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Thursday, April 17, 2014
Aerial spraying to occur in Bellmore, Merrick this week
Nassau County Department of Health
Aerial spraying map for Wednesday and Thursday is highlighted in red.

The Nassau County Department of Health announced on Monday that aerial spraying to combat the West Nile Virus will be conducted in parts of Nassau County this week, including East Meadow, Salisbury, Bellmore and Merrick.
   
According to the health department, the decision to spray in more areas was prompted by recent surveillance data that showed an increased threat of the West Nile virus, typically carried by mosquitoes.
   
The spraying, to be administered by a plane, is scheduled to take place on Wednesday and Thursday from 7 p.m. to 5 a.m. Spraying is to be done north of Sunrise Highway, from the Queens border to the Wantagh Parkway; north of the Southern State Parkway, from the Wantagh Parkway to the Suffolk County border; south of Northern Boulevard from the Queens border to Route 107; Route 107 south to Jericho Turnpike; and south of Jericho Turnpike to the Suffolk border. See map for spraying area.
   
Depending on weather conditions, the process could continue next week, health officials said.
   
According to the county health department, areas that have already been sprayed are excluded this time.

    The Nassau County Department of Health released important information pertaining to this week's spraying:

What is being sprayed?
    
Scourge is a pesticide containing resmethrin and piperonyl butoxide. Resmethrin is a man-made pyrethroid insecticide that can also be found in other pesticide products used indoors and on pets to control ticks and other insects, such as fleas and ants. Piperonyl butoxide does not directly kill insects on its own, but acts to increase the ability of resmethrin to kill insects. These active ingredients are dissolved in a petroleum solvent.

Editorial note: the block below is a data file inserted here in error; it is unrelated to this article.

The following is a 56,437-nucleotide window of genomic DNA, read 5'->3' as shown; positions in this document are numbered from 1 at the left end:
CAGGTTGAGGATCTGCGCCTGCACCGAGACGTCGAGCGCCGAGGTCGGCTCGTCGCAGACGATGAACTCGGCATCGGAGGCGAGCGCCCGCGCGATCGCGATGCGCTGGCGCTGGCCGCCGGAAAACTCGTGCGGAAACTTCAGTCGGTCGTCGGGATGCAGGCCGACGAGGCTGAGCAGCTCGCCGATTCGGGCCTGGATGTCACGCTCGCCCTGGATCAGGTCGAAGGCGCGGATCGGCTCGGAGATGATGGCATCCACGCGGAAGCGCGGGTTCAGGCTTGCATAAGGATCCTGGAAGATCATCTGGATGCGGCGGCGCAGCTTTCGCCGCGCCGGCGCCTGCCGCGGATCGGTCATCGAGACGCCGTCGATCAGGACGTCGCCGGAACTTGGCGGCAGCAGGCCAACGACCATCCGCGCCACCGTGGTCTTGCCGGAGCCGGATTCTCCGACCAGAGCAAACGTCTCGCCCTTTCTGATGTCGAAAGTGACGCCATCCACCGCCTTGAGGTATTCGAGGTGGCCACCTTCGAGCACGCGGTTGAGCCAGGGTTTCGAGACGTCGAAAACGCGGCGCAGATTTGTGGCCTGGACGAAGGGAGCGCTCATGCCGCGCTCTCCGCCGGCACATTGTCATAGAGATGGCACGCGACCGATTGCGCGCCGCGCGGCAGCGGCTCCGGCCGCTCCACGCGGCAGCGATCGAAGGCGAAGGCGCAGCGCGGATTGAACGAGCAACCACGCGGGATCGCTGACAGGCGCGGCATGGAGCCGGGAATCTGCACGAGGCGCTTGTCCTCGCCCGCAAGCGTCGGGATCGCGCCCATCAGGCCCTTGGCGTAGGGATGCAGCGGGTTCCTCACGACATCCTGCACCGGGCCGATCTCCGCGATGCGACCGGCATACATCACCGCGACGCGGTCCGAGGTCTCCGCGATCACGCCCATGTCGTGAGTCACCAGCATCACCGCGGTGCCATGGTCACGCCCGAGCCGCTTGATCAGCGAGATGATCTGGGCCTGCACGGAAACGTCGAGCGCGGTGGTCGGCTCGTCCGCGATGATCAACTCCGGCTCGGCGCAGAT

Any health effects?
    
The chance of experiencing any health effects from the use of Scourge to control mosquitoes is quite low. As with any pesticide, individuals may want to reduce or eliminate exposure. Some particularly sensitive individuals may possibly experience short-term effects such as eye, skin, nose or throat irritation or breathing problems.

To Reduce Exposure

    
The US Environmental Protection Agency (EPA) and the New York State Department of Environmental Conservation (DEC) do not require relocating or taking special precautions during mosquito control spraying. Individuals, especially pregnant women and children, should remain inside during the spraying and for about 30 minutes afterwards. In addition, individuals may minimize exposure by:

- Keeping windows and doors shut, setting air conditioners to re-circulate if able. Turn window fans off.
- Keeping children's toys indoors.
- Keeping pets indoors, as well as their food, water dishes and toys.
- Covering fishponds during the spray period.

Since the effects of the ground spraying dissipate in a few hours, it is not necessary to wash off outdoor furniture or playground equipment before use, although doing so will not diminish the effectiveness of the pesticide applied.

For additional information

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